Behavioral Economics

The complexity of a problem, the lack of information and time or the uniqueness of a situation causes that people do not act optimally. Although a person is motivated to decide effectively – which especially applies to markets – it often shows a limited power of will, insufficient consideration and incompleteness of one’s own interest. “All of these forms of “irrationality” play important roles in the lives of every one of us, but I think it is misleading to call them “irrationality.” They are better viewed as forms of bounded rationality,” claimed Herbert A. Simon. By thus he defined the subject of behavioral economics: “To understand and predict human behavior, we have to deal with the realities of human rationality, that is, with bounded rationality. There is nothing obvious about these boundaries; there is no way to predict, a priori, just where they lie.” (H. Simon: Human Nature in Politics, 1985).

Behavioral economic research on human decision-making also emphasizes the strong influence of emotions – moral feelings, fear, expectations, trust, envy, aversion, sympathy and anger – and intuition on human decision-making. Behavioral economists have already identified both rational behavior and behavioral patterns which show limited human skills to reach a desired goal in a vast variety of phenomena such as saving, health service, investing on the stock market, the behavior of both employees and employers on theemployment market or the behavior of voters and politicians in the a public election.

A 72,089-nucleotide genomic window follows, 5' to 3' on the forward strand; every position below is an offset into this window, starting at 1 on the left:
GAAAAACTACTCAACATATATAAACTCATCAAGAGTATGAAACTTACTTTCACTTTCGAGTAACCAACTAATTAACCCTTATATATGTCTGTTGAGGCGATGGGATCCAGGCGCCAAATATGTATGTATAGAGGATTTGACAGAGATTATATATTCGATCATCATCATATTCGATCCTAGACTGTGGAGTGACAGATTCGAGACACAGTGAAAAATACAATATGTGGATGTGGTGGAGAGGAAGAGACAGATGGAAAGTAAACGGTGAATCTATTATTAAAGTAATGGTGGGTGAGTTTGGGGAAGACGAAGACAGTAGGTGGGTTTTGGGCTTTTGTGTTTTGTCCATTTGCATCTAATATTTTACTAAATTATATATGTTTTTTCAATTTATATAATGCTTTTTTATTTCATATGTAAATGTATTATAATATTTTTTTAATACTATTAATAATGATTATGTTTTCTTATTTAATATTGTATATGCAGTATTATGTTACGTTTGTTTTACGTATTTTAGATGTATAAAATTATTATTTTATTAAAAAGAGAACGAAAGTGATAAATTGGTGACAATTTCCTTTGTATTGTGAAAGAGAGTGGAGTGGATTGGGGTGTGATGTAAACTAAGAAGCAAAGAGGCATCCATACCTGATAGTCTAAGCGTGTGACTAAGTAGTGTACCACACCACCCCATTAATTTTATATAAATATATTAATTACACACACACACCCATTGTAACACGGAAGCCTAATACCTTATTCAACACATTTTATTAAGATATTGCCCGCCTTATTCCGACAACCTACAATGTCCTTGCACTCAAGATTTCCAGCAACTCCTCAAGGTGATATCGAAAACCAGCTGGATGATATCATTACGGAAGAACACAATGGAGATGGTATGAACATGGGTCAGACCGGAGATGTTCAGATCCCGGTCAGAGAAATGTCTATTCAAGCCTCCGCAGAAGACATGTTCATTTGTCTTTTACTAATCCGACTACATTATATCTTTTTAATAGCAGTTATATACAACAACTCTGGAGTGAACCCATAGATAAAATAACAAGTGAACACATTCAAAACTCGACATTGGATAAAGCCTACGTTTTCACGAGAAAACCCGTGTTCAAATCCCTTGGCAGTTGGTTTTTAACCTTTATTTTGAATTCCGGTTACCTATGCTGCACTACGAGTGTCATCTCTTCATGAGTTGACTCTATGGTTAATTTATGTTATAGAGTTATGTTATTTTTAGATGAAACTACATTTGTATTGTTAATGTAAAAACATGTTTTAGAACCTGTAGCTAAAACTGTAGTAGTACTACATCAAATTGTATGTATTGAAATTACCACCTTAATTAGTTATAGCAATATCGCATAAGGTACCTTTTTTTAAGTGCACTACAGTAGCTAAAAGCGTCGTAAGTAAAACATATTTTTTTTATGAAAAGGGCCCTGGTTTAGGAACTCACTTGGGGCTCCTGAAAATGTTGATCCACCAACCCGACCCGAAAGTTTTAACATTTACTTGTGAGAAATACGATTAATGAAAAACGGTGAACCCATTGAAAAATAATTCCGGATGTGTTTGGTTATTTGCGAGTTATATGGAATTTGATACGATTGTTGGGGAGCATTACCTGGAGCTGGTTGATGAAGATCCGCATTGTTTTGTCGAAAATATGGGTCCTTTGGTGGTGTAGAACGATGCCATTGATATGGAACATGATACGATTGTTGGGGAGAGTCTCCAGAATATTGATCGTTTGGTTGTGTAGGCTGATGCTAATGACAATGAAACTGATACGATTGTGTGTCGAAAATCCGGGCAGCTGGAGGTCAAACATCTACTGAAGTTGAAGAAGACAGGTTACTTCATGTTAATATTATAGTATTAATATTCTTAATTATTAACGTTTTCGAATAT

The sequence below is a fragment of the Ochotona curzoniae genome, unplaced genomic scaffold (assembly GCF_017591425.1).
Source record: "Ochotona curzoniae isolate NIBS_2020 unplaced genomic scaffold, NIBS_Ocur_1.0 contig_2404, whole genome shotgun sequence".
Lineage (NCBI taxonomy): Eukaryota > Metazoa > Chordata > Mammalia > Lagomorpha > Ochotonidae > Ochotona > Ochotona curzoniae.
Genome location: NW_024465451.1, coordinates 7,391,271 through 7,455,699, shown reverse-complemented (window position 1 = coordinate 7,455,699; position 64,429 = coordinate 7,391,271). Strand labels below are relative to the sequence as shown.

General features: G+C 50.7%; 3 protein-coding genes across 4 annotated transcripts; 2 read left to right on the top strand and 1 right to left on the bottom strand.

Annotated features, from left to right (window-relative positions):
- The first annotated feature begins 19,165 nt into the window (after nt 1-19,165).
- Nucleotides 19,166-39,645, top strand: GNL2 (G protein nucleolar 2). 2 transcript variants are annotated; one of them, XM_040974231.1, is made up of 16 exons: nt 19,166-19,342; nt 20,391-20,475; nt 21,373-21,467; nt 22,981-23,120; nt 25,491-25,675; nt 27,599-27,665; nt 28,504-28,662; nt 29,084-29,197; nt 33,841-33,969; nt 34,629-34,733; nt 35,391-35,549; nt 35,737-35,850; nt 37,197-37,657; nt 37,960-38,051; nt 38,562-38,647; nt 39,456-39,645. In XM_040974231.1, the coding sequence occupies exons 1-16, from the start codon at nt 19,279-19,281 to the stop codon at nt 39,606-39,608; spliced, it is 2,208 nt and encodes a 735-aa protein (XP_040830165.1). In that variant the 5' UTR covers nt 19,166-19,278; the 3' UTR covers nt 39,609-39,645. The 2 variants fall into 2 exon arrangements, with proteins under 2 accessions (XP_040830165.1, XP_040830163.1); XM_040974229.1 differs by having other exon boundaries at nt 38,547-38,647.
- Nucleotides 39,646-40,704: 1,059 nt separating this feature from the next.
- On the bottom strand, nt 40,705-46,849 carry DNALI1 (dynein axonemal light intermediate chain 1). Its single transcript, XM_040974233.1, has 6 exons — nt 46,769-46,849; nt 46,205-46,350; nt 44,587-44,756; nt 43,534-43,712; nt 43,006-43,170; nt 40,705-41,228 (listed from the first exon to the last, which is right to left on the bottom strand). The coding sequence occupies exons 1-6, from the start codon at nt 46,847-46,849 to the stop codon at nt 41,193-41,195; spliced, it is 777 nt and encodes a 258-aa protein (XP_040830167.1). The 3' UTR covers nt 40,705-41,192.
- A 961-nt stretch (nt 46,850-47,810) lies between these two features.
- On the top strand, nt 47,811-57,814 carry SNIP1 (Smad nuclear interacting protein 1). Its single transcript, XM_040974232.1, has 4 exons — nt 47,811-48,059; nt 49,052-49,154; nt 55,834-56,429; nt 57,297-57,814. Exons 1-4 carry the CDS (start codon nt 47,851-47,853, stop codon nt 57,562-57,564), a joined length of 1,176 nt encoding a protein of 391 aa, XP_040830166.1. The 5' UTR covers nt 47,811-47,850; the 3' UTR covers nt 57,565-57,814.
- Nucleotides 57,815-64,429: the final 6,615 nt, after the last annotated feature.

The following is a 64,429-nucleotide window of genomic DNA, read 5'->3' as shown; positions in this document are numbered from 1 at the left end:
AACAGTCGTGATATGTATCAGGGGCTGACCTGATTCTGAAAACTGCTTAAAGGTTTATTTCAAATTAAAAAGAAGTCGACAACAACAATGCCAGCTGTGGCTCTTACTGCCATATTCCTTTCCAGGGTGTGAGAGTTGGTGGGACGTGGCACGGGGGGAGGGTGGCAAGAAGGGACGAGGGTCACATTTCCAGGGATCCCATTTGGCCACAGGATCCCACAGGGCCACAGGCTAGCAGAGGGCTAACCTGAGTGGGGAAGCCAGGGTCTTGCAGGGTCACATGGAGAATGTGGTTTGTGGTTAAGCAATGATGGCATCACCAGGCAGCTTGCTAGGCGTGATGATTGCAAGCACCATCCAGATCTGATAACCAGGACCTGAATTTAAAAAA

It is a historical irony that this almost rediscovers the work of Adam Smith, written 17 years before the Wealth of Nations which laid the foundations of classical economics. In his “The theory of moral sentiments” (1759, Czech 2005), Smith states: “There are some situations which bear so hard upon human nature, that the greatest degree of self-government, which can belong to so imperfect a creature as man, is not able to stifle, altogether, the voice of human weakness, or reduce the violence of the passions to that pitch of moderation, in which the impartial spectator can entirely enter into them.”

It is no coincidence that the 2002 Nobel Price was awarded for the development of both experimental and behavioral economics (to Vernon Smith, and Daniel Kahneman). While experimental economics is a method or a tool, behavioral economics – which uses this tool very often – is more of a general approach or a school of thinking. It tries to involve human behavior in a more realistic and detailed way. Therefore, apart from “clearly” economic hypotheses, it also uses pieces of knowledge from other sciences about human beings: especially psychology, but also sociology, anthropology or neurosciences (its sub discipline “neuroeconomics” tries to formulate a biological model of decision-making in an economical environment). More precise model images of behavior and human thinking, of the stage and dynamics of human societies, companies and whole economies are created this way.